Mutations Boost Bioavailability Of Factor IX Gene Therapy
NEW YORK (Reuters Health) - Injecting mice with a variant version of the factor IX (FIX) gene results in a two- to five-fold increase in circulating levels of the factor compared with those resulting from the wild-type gene, according to researchers at the Children's Hospital of Philadelphia.
Human studies have shown gene therapy for hemophilia with wild-type FIX is safe, but results in subtherapeutic circulating levels of the clotting factor, Dr. Valder R. Arruda and colleagues note in the March 15th issue of Blood. Biopsies in animals and humans have demonstrated that the factor collects in both intracellular and extracellular space.
The safety of the therapy depends on the vector dose, Dr. Arruda noted in an interview with Reuters Health, so he and his colleagues sought to find a way to increase the FIX dose without increasing vector exposure.
Collagen IV is the main extracellular bonding site for FIX and blocking FIX binding to collagen IV does not affect its clotting activity. The researchers conducted a series of experiments in mice using a FIX variant mutated in two sites to interfere with collagen IV binding.
Animals injected with a viral vector carrying the variant FIX gene had two- to five-fold higher circulating FIX levels than those injected with wild-type FIX gene. Clotting activity remained the same. The researchers tested another variant, which had been shown to have higher protein-specific activity than wild-type FIX, and found it increased clotting activity two- to six-fold.
Dr. Arruda said that he and his colleagues are now planning studies in dogs with FIX genes engineered to carry both variants.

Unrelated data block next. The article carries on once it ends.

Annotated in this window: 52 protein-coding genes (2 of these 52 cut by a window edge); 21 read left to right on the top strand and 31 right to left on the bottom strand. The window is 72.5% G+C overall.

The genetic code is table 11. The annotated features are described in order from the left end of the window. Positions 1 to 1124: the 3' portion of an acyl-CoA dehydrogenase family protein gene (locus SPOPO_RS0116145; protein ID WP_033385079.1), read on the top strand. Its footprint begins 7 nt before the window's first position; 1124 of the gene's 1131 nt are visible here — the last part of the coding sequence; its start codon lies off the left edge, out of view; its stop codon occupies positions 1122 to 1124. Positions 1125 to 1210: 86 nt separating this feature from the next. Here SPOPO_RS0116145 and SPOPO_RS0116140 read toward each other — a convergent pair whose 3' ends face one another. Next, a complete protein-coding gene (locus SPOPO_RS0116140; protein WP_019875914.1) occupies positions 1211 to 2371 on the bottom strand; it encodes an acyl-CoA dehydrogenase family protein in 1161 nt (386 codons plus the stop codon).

In an accompanying editorial, Dr. Francesco Bernardi of Ferrara University in Italy notes that "the combination of protein molecular biology and biochemistry with viral vector technology provides a promising strategy to improve the efficacy for a variety of gene-based therapies in hematology."
Source: Blood 2005;105:2316-2323. [ Google search on this article ]
MeSH Headings: Biological Therapy : Genetic Engineering : Genetic Techniques : Investigative Techniques : Therapeutics : Gene Therapy : Analytical, Diagnostic and Therapeutic Techniques and EquipmentCopyright © 2002 Reuters Limited. All rights reserved. Republication or redistribution of Reuters content, including by framing or similar means, is expressly prohibited without the prior written consent of Reuters. Reuters shall not be liable for any errors or delays in the content, or for any actions taken in reliance thereon. Reuters and the Reuters sphere logo are registered trademarks and trademarks of the Reuters group of companies around the world.